Big Changes Unfolding at Advanced Cell Technology (ACTC)

rp_advanced-cell-technology.jpgStem cell biotech, Advanced Cell Technology (ACT; stock symbol ACTC), has started off 2014 with indications that it is in a phase of rapid evolution.

Some changes, such as today’s announced departure of now former CEO Gary Rabin (see my 2013 interview with him here), are already in the public domain, but other big developments are likely based on private conversations.

ACT’s CFO and executive VP, Edward Myles, will serve as interim president during a search to replace Rabin, according to WBJournal.

Miles is quoted as follows:

“I look forward to working closely with our board of directors, executive team, and all of our employees and partners to achieve our corporate objectives,” said Mr. Myles. “Our core programs, the ongoing Phase I clinical trials for dry-Age Related Macular Degeneration (AMD) and Stargardt’s Macular Degeneration (SMD), continue to progress according to plan and we expect to release interim, top line data from the trials in the very near future.”

More data coming out is a good thing.

Update (hat tip to commenter Brad): A probable reason for Rabin’s exit seems to be related to an SEC investigation of possible improper transaction disclosures.

It is also notable that it was announced about a month ago that the company had settled a civil SEC action from stock issues from years ago with a payment of more than $4 million. It’s good to put that in the past.

In addition, rumors are now flying that this year ACT may receive the coveted “breakthrough status” for a product (its hESC-derived RPE product for macular degeneration) from the FDA.

The stock is up 4% today.

Recently I have been contacted by folks who think that quite a lot of other important developments are at play for the company at the moment as well. Stay tuned. I think 2014 will overall be a good year for the company.

Disclosure: this blog is not intended as financial or medical advice. All financial decisions such as stock-related choices should be made with a qualified financial planner, not based on a blog.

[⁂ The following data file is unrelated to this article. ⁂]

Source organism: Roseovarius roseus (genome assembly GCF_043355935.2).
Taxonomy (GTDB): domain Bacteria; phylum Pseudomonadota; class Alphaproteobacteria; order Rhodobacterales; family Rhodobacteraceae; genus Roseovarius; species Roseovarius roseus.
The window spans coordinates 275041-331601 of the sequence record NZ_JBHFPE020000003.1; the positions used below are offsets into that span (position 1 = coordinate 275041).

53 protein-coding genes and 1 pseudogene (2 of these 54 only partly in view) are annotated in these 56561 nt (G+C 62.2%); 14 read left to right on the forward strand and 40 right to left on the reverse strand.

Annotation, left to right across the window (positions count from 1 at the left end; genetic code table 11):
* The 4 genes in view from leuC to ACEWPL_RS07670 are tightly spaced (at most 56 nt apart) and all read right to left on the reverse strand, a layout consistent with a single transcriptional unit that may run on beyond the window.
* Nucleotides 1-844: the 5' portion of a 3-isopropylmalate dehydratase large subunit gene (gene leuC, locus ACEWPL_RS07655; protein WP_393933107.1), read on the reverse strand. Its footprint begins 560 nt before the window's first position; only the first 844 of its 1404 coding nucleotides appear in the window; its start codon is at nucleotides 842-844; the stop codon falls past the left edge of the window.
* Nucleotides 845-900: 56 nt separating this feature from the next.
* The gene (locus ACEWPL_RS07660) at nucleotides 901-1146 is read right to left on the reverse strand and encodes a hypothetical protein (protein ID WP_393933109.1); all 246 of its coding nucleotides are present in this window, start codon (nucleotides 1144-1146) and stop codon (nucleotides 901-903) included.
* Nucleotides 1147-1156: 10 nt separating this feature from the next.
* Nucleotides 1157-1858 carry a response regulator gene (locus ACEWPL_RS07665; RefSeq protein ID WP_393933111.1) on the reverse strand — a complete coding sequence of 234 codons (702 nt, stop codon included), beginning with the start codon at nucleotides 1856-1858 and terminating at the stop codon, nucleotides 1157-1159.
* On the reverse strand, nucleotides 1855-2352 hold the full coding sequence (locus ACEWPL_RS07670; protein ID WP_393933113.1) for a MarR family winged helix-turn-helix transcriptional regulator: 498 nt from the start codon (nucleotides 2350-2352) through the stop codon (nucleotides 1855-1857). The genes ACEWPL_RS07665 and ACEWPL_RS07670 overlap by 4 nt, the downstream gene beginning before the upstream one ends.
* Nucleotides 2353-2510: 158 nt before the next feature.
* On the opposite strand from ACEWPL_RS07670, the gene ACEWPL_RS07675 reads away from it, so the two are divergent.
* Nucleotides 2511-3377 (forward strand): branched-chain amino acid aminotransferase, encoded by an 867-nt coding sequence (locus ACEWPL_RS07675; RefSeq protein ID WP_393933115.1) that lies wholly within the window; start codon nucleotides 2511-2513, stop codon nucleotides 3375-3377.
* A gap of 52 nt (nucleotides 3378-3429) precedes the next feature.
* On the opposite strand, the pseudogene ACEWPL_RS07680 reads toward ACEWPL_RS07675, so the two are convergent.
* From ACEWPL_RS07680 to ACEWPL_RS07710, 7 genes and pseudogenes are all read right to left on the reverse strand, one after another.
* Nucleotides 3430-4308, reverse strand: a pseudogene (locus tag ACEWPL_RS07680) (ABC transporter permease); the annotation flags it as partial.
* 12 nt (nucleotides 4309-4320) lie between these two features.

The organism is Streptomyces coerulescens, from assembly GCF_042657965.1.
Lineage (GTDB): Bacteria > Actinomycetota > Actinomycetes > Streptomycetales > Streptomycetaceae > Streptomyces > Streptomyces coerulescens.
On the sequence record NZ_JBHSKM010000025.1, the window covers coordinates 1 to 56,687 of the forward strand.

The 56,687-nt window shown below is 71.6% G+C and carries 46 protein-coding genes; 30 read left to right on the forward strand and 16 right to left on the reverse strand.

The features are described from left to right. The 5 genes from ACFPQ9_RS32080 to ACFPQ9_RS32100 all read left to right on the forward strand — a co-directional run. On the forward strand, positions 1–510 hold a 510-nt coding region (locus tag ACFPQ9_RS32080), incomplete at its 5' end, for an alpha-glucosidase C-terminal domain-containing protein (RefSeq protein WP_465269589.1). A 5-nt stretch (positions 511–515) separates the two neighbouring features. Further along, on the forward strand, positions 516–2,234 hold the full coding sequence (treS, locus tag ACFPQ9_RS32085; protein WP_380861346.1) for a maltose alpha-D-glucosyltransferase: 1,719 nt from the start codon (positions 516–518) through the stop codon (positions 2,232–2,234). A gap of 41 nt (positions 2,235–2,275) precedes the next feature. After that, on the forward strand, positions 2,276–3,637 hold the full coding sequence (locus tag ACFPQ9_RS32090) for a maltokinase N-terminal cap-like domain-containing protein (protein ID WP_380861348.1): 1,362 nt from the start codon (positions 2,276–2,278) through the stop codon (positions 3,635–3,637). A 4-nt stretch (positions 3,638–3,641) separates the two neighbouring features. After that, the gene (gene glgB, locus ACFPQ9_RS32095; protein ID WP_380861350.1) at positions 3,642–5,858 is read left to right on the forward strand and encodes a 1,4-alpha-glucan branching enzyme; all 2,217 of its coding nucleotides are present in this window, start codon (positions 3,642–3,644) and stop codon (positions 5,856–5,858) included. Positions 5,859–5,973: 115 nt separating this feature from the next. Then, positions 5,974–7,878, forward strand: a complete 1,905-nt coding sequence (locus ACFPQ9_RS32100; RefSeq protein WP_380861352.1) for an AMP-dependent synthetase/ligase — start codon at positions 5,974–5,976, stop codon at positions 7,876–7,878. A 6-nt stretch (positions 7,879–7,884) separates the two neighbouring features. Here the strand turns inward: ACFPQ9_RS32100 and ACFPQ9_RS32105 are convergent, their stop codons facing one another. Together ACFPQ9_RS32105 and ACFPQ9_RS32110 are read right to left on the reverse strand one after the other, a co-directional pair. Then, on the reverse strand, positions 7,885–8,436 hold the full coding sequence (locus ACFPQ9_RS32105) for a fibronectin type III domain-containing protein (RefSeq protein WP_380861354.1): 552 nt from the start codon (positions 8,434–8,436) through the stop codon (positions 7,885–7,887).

4 thoughts on “Big Changes Unfolding at Advanced Cell Technology (ACTC)”

  1. Paul thanks for your comments on the nature article……IMO it was not very fair to Lanza work and there was little critique of the science. I think they will being eating crow in a couple of months and Nature will have egg on their face.

    1. I agree. I think that everyone involved with ACT will end up being very glad that the company never had anything to do with the STAP-related issues. I’ve always thought that if this company can JUST hold it together as a business, then they have limitless potential. Now, keep in mind that I am but a lowly MSW, and I’ve taken part only in social science research– there are a lot of more qualified experts around here than I am! 😉 But I do know how to DO research, and I’ve spent literally hundreds and hundreds of hours over the past three years doing just that when it comes to all aspects of stem cells. The logical conclusion is that ACT CAN come through. And I think that their recent decisions, such as letting go of Rabin, add up to a major step in the right direction.

  2. “A reason for Rabin’s exit was not immediately apparent based on company statements, but there had been mixed investor sentiment on his performance as CEO.”


    I’ll assume you are not aware of the currently active SEC investigation into Rabin and Advanced Cell, as you did not mention it. Here is a statement from the company filed with the SEC via on 8-K one month ago on 12/23/2013:

    “Form 4 filing delays by our Chief Executive Officer have given rise to an investigation by the Securities and Exchange Commission into the delays and our Section 16 compliance procedures, and this investigation may result in penalties and/or sanctions against us. ”

    Rabin secretly sold almost all of his unrestricted shares over a two year period, and did not disclose any of the sales, as he was legally required to do. Many of these sales occurred within days of material events affecting the company. The SEC filing has more details, and can be read here:

    It is important that this information be included in the dialogue if you are going to discuss this event.

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